WASHINGTON, Nov. 17 (UPI) -- U.S. Treasury Secretary Timothy Geithner said a temporary plan to avoid the so-called fiscal cliff would take Washington's budget talks a step backward.
Adopting a plan that extends tax rate cuts enacted during the administration of former President George W. Bush until Congress and the White House agree on a target for new tax revenues would add uncertainty to the marketplace and reduce the incentive both sides have for reaching an agreement, Geithner said.
Geithner believes a budget plan could be adopted "within several weeks," The Hill reported.
House Speaker John Boehner, R-Ohio, formally proposed a two-step process for negotiations, starting with setting targets for revenue and savings and then determining specific steps to reach the targets.
"Once we settle on those targets the Speaker proposed, we can create simple mechanisms, in statute, that would achieve those revenue and spending goals. They would be in place unless or until more thoughtful policies replace them," Boehner's office said.
The "fiscal cliff" is a term first used by U.S. Federal Reserve Ben Bernanke to describe a half a trillion dollars in tax increases and spending cuts that are set to kick in Jan. 1.
Economists have said the combination of spending cuts and tax rate hikes would send the economy back into a recession. The plan, which was agreed to after Republicans balked at raising the federal debt ceiling in 2011, includes several politically unpopular policies, including cuts in defense spending and raising taxes for the poor, The New York Times reported.
Allowing the budget plan to proceed would cut the federal deficit from 7 percent of the gross domestic product in 2012 to 1 percent in the fiscal year 2015, the Congressional Budget Office said.
By that measure, the fiscal cliff would be a sizable step toward reaching a balanced budget. But many economists question whether the economy can survive such strong medicine.
Bus-train crash kills 50 schoolchildren
CAIRO, Nov. 17 (UPI) -- Egypt launched an investigation of top transportation officials Saturday, after 50 children were killed when a school bus and a train collided.
The bus was traveling over a crossing where lights and a siren warned of the approaching train, Ahram Online and the Middle East News Agency reported.
The crash occurred near the village of Manfalout in the Assiut governorate of Upper Egypt.
Eighteen school children were injured, seven critically, Assiut's governor said.
All of the children on the bus were reported to be between the ages of 4 and 6.
The bus driver, who was among the dead, drove over the crossing despite the warnings and in full view of a crossing guard and a traffic policeman, the railway authority said in a statement.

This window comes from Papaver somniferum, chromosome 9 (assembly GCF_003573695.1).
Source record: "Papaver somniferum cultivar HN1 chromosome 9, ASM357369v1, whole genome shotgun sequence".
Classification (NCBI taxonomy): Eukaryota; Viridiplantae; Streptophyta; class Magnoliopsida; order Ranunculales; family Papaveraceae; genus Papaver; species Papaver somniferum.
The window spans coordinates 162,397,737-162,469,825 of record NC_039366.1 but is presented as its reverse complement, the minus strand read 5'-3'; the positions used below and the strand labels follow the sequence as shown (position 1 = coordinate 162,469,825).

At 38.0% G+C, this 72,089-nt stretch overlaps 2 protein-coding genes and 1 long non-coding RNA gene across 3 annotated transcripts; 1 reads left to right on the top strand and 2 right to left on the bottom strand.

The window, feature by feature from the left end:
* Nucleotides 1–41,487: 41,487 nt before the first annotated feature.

Abdel-Meguid Mahmoud, Egypt's prosecutor-general, has ordered an investigation of Mohamed Rashad El-Metiny, the minister of transportation; Mostafa Qenawi, the head of the railway authority; and the crossing guard.
Metiny and Qenawi have submitted their resignations.
An eyewitness, Osama Seddik, said it took police 2 hours to arrive at the scene and only one ambulance was sent.
Recovery of the bodies was hampered by people blocking the road, looking for their children, he said.
Seddik charged that the crossing guard was asleep as the train approached.
Recount ordered in West's Fla. House race
PALM BEACH, Fla., Nov. 17 (UPI) -- Florida elections officials ordered a partial recount to begin Saturday in the race for the House seat held by Rep. Allen West, R-Fla.
The St. Lucie County Canvassing Board decided late Friday to count early-voting ballots cast in the 18th congressional district one more time.
West was trailing by 1,900 votes at last count and had been rebuffed by a judge when he asked for a recount of about 37,000 ballots. The judge said he did not have the authority to order the recount.
The Canvassing Board later decided on a 2-1 vote to take another look just to be certain, the Palm Beach (Fla.) Post reported.
"We have the responsibility to try to restore trust in an elections process that's been shrouded with uncertainty," said board member Todd Mowery.
The Washington Post said Democrat Patrick Murphy's lead over West was just slightly wider than the 0.6-percent margin that would automatically trigger a recount.
Rep. Barber wins full term in Arizona
TUCSON, Nov. 17 (UPI) -- U.S. Rep. Ron Barber, D-Ariz., who succeeded Gabrielle Giffords when she left Congress, has been declared the winner of his race for election to a full term.
The Arizona Republic said Saturday its analysis of the vote count, which was still under way, showed Barber had enough votes to clinch the 2nd Congressional District race against Republican challenger Martha McSally.
Barber had won an earlier special election to fill Giffords' seat after she was shot during an appearance in Tucson in 2011. Barber -- a former Giffords aide -- was among those wounded in the shooting spree that left six people dead.
KPHO-TV, Phoenix, said Barber ran on a short track record of protecting Medicare and Social Security and keeping middle class taxes low. McSally, a former Air Force pilot, focused on GOP goals of reducing taxes and federal regulations on businesses.
Barber's victory gives Arizona's congressional delegation a Democratic majority for only the second time in 45 years, the Republic said.
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